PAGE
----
Q.: Will a vapor barrier accentuate the curling-cracking of a slab on grade? What corrective measures can be taken for a slab that has already curled?
A.: The use of vapor barriers under slabs is one of the conditions that is thought to contribute to curling. If a curling problem is anticipated the vapor barrier should be omitted and the slab placed directly on a granular subbase of crushed rock or gravel so that moisture can leave the bottom of the slab as well as the top. The subbase should be 5 to 12 inches or greater in thickness and designed not to retain water This is only one of a number of measures that can be taken to minimize curling.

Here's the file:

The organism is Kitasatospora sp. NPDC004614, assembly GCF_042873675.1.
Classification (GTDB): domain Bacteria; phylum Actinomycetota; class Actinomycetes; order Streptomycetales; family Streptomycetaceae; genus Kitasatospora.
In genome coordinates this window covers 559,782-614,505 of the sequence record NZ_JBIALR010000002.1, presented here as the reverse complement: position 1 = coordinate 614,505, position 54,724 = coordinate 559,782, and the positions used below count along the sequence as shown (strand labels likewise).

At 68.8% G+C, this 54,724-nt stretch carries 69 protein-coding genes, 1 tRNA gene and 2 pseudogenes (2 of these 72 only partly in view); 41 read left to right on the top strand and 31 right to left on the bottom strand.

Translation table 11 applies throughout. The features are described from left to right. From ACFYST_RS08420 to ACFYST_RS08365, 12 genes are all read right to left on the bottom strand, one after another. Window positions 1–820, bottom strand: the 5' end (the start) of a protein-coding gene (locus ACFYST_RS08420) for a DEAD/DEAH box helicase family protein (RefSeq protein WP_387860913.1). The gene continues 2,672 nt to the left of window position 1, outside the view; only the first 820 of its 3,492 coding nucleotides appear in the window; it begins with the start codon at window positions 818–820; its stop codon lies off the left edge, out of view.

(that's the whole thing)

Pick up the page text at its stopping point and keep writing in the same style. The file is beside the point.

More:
If curling has already occurred, it may be possible to flatten the floor by ponding water on its surface until the surface has expanded sufficiently. After the slab has flattened it can be sawed into smaller panels to minimize future trouble with curling.
It may also be possible to prevent curling from reoccurring by applying an impermeable coating. An epoxy or polyurethane should probably be chosen because they not only have low permeability but they are wear-resistant.